I was indeed wearing a shirt I got from volcano boarding in Nicaragua that said just that on the back and I could sense I was going to be asked for something. Likely money, and I didn’t flinch, just sat peacefully ignoring the guy. This is by far the first time I’ve been singled out as having an abundance of cash to give away being the obvious outsider.
However he kept talking and pulled up a piece of cement about four feet from me. Enough to stay out of my bubble, close enough to know he wasn’t talking to anyone else. For the next hour I would answer any questions with no more than a yes or no and never made eye contact for the first fifty-nine minutes. It’s in this hour that James David Gonzalez would unload on me his entire life story.
Senior Gonzalez was a living side effect of the enforced laws of the new Trump administration, he was now forty years old and had lived in the USA since he was five. Both parents having moved illegally into the USA, he had a Colombian birth certificate and a USA passport. He had spent most of his life in California living a pretty standard American lifestyle.
David, as he preferred to be called, had made a few wrong turns in life and was currently on his third DUI. David had a problem with the bottle and despite completing the twelve step alcoholics anonyms program he had not fully kicked the habit.
Once given his third DUI he was also given a choice; five years in an American prison or one year in his birth country where he’d have is passport taken away on exit and returned after one year. He choose what he thought would be an easy year in Colombia.
It’s seems the choices may have in fact been lateral.
He was two months in, starving, broke, lost, lonely and depressed. At one point in my life I had been all of these except starving, so I was starting to feel for the guy a little. He went on about how fuking terrible Colombia was, how he’d been robbed sleeping in the streets, how crazy the people were who had nothing to lose, how he was unable to find a job, how he felt he had no skills that we’re usable in Colombia outside of maybe that he spoke two languages. Having just come off of three days of diving in the beautiful national park waters, we could not have had a
different perspective on things right now.
David was used to a system where if you asked for help you got it, he learned this in A.A., food, clothing, shelter, etc. David I could sense had problems before and they were now being amplified as he was out of his comfort zone. I shrugged off his request for money & food several times until his about his fifteenth request where I said I'd buy him dinner later, naturally he didn’t believe me.
Fifty-five minutes in and about two pages from me knowing his entire autobiography, he got considerable more emotional. He then broke down step by step how he would use the money; 1600 peso for the bus, about $0.75, so he could get to the next city to drop off one of two resumes he had in his hands. Another 2000 pesos, about $0.90 for something to eat. Basically he had spent the last hour selling me on the idea of giving him a little under two dollars. At this point it became incredibly clear he wasn’t trying to screw me.
I said “What? I was going to buy you dinner for much more than $2 why not just take the food?”. With tears in his eyes and a crack in his voice he turned to hard begging and explained he’d rather the bus then the meal as he might have a better chance finding a job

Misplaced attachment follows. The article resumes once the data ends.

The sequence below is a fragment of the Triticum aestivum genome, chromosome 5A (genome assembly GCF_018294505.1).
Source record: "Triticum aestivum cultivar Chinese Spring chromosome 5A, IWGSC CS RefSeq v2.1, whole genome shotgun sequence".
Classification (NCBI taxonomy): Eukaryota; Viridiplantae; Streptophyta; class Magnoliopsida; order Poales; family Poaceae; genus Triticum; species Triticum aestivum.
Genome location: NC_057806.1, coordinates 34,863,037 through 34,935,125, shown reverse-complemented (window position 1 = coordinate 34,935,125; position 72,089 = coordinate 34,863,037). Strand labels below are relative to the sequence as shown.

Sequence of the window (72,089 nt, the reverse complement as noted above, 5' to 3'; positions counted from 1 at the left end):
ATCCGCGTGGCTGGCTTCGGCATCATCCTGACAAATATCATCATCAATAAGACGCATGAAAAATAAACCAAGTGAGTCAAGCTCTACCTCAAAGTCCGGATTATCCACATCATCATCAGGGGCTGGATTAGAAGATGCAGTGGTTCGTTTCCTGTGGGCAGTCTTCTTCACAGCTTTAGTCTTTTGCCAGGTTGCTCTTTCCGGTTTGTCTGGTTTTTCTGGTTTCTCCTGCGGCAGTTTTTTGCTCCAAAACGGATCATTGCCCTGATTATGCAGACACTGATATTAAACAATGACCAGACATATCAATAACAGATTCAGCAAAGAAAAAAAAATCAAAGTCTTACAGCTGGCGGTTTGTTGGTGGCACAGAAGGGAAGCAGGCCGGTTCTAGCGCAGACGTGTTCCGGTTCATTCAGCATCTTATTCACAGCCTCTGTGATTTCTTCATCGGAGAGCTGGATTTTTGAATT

in the next biggest city and was pretty used to going without food.
So I said “Ok fuck, wait here I'll come back with 4000 pesos”. He was pretty sure I wasn’t coming back and offered to come with. I said “Yeah right, this is still Colombia”. I left as though I needed to go get some money from my campsite. I walked around the corner and bought a baguette and water for him and a cookie for me. Put 6000pesos in the food bag, walked back a different route and gave it all to him. He hugged me, thanked me and explained that if he survived a year he planned to write a book about it.
He then turned and asked what he could do for me? It was an eerie sense of desperation I could feel in his voice. I felt like this was the moment when desperate people were then available to walk away feeling helped or taken completely advantage of, based on who did them what favor.
All I asked was to see his resume, memorized his email and told him to look for sales jobs as he would absolutely crush at it.
He said it was just his honest desperation and with that we parted ways.
I've met a number of misplaced people over the various countries.
On this trip I have now met a young man from America who’s parents that had been living in the USA for twenty years without proper documents and were sent back to Mexico. He was given the option to stay in the USA at fifteen as he had a passport, however he would be alone and essentially orphaned. So he moved with his parents back to Mexico. He knew nothing of Mexico, did not speak Spanish and was made fun of in school and was unable to make friends, he was utterly depressed.
I also met a man who’s home had been taken from him by the British Colombian government in a effort to build the multi-billion dollar Site C dam project. They would be flooding his property in the coming years with the dam and gave him an assed dollar value for the property. Not an option to move, a dollar figure for what he would be getting. When I met him his wife had recently passed away and his home was being destroyed by the Canadian government. He too was feeling a bit lost and depressed. I couldn’t bring myself to tell him I had bought shares in a company that would be helping develop that project. That company has since went bankrupt and I lost my investment…
Will see how David makes out.
I'm going to send David him an email in 11months and see if I hear back from him...
Jdgonzalez1976@gmail.com if you want to email & send him money.